THE story of how Mr Tong Ming Ming saved a stranger’s life by donating of part of his liver is extremely inspiring (“Cabby donates liver to stranger”; Aug 11). Such acts of extraordinary kindness deserve all the accolades received.
Many of us can only stand in awe of Mr Tong’s courageous altruism. We may go away thinking that since we are not capable of such grand kindness, we are not able to make a difference.
But as Mother Teresa reminds us: “Not all of us can do great things. But we can do small things with great love.” Let us not forget the little things we can do – little things that, collectively, can accomplish great things.
Mr Paul Heng’s letter (“Lend a helping hand by giving blood”; Aug 18) is about one of these “little things” that can have far-reaching results.
Hospitals rely on blood banks for many of the medical procedures we have taken for granted. They are constantly in urgent need of replenishing because blood shortages regularly occur.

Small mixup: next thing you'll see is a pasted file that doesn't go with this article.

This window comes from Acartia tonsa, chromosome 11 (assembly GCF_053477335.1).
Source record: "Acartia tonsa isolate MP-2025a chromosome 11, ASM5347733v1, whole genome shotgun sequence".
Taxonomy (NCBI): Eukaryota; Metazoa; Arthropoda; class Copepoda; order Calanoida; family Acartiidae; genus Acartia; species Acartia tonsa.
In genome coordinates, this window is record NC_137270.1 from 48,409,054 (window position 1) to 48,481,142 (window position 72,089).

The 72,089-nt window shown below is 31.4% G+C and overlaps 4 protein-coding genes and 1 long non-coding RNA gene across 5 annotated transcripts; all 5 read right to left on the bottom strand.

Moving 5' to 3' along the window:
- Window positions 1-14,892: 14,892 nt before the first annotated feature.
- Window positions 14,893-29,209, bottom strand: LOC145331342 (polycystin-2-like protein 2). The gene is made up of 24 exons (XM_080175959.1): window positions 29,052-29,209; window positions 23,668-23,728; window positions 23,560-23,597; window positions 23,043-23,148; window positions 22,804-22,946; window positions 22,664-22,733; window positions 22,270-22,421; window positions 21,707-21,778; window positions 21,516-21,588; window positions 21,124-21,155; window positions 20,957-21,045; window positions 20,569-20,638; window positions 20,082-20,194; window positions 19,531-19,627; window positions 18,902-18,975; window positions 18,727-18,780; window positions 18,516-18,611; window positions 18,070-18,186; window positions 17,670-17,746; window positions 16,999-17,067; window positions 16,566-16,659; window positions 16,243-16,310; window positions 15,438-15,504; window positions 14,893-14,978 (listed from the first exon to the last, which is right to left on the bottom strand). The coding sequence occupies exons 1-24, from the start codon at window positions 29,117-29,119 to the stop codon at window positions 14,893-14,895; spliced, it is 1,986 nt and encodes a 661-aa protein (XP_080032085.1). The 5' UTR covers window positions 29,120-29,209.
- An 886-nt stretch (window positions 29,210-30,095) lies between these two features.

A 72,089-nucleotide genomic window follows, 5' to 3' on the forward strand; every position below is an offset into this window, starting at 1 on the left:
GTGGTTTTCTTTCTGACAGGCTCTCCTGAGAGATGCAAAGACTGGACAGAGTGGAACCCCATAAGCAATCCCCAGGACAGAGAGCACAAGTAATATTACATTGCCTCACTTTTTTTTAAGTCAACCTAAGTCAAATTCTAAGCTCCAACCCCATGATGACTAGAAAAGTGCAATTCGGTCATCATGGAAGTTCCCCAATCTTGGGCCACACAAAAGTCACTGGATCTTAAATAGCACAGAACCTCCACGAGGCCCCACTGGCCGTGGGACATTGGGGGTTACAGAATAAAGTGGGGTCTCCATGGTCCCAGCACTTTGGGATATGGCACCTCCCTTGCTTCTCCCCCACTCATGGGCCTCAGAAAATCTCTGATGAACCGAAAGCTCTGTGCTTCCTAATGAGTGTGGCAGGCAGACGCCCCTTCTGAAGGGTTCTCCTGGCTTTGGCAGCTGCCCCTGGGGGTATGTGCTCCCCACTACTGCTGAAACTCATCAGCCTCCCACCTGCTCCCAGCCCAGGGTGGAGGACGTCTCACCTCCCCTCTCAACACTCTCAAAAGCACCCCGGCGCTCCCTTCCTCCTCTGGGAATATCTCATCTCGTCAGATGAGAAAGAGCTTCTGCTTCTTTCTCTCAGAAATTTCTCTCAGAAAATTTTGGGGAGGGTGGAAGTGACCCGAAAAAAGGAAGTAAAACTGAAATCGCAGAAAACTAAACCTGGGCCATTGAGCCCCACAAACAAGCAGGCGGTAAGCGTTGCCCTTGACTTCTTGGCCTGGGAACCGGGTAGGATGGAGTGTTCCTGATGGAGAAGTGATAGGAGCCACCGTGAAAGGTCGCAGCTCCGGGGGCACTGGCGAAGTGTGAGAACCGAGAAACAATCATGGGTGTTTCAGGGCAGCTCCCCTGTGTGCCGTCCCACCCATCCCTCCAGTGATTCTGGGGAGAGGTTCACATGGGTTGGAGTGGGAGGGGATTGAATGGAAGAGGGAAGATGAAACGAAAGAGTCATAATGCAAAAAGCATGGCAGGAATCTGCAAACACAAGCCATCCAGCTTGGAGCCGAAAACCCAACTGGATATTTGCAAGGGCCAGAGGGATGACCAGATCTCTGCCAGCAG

According to the annual statistics report on blood donation in Singapore from the Health Sciences Authority, 70,855 people donated blood in Singapore last year, slightly shy of 2 per cent of Singapore’s residential population.
What encourages me is that 32 per cent of those donors are youth donors. What touches me even more is that the highest number of donations made by a single donor is an astonishing 243. In this regard, literally every individual and every drop counts.
A kinder and more gracious society is built in much the same way. The state of kindness of a society is not determined by single huge doses of grand kindness, but by a collection of small random acts of kindness.
Some, like Mr Tong, will continue to inspire others with grand, sweeping acts of kindness and selflessness. Most will carry out small acts of kindness – being neighbourly, expressing gratitude, showing compassion and understanding – and cumulatively, they will be the transforming force for good in our society.
The best affirmation we can give Mr Tong is to be kinder ourselves, be it donating an organ, donating blood or the smallest kind acts like giving up your seat or helping others with the door.
I am sure Mr Tong would agree.
Dr William Wan
Singapore Kindness Movement
First published in The Straits Times – September 2, 2013